Musings from the Moonroom

Thoughts on Art, Inspiration, Creativity and Spirit


Tuesday’s Business

With a second year of blogging now underway, I decided to start a weekly post about business. Specifically, running a small business as a self-employed artist. Perhaps I’ll share some information that is new to you, perhaps I’ll put a different spin on information that may be familiar to you. Either way, I hope you’ll enjoy reading about the business aspect of a self-employed artist.

If you’re thinking of pursuing your art as a business, I hope what I share won’t keep you from pursuing that dream. I remember a friend once telling me not to let my hobby become a business. Why? Because then you take all the fun out of it. I don’t agree with that statement in its entirety. Yes, turning your art into a business can be a challenge but if you love what you do then you can still have fun while doing it.

These next few posts will be a series on writing a business plan. Or, as I’m starting to call it, the putting your DREAM INTO ACTION (DIA) plan. That doesn’t sound quite as intimidating as BUSINESS PLAN.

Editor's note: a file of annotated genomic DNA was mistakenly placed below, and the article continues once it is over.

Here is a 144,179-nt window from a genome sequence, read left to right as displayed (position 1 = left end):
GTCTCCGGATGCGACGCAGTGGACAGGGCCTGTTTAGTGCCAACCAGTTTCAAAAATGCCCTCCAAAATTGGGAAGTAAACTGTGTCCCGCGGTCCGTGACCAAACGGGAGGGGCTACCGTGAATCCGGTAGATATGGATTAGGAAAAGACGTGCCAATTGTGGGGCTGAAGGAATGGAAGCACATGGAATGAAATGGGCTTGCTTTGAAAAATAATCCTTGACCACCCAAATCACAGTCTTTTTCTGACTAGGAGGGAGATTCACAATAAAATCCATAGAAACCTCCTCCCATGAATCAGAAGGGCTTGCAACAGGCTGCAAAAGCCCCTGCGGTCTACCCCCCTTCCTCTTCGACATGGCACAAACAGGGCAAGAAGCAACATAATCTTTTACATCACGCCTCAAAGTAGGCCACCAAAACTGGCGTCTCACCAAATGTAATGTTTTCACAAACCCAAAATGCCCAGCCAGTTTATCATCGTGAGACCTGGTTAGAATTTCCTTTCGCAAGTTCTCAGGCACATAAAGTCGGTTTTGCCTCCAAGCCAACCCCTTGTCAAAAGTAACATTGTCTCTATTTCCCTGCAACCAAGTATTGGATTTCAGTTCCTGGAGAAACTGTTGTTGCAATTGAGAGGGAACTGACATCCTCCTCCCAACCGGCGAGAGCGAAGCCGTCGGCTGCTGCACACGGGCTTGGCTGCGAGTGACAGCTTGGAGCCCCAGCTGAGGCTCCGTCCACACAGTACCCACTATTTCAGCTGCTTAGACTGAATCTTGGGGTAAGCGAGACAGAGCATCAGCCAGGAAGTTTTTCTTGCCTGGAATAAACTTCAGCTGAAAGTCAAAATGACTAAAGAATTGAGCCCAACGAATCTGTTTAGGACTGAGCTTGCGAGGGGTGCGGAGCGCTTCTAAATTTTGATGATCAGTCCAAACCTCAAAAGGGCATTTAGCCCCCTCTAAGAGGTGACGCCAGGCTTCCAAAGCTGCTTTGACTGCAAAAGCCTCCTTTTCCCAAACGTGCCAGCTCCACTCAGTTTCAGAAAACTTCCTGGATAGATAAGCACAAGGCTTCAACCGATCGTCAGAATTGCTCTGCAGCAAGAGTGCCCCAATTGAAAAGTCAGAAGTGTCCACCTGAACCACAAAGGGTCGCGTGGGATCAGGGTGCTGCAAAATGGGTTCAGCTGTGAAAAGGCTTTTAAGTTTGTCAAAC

So why write a business plan? Well, I’ve asked myself that question for several years. I’ve run my business for almost five years without one. And I’ve found that this is fairly common for most artists. We want to create our art and not deal with the marketing, the planning, the goal setting. Because once you start doing that…well then it becomes a business.

Well, if you’re selling your art, you’re running a business on some level.

I admit that business plans can be intimidating buggers; especially when you see one in its finished form with its executive summary, market analysis, mission statement, strategies, financial plan, and benchmarks. But presentation is all about semantics.

Think about your business plan or your DIA plan as a series of goals, both long term and short term. Think about it in terms of your market; where do you want to sell your art and who are you selling to? Think of it in terms of your competition; who is your competition and how do you compare to them? Think of it in terms of finances; how much money do you want to make over a set period of time and how are you going to do it?

These are the topics or sections that I’ll share with you over the next few weeks. As I work on my DIA plan, I’ll share it with you.

Here are some resources that are helping me get started:

The Small Business Administration

A sample business plan for a decorative pottery business

Alyson Stanfield’s Art Biz Coach and Art Marketing Connection (also known as Art Salon)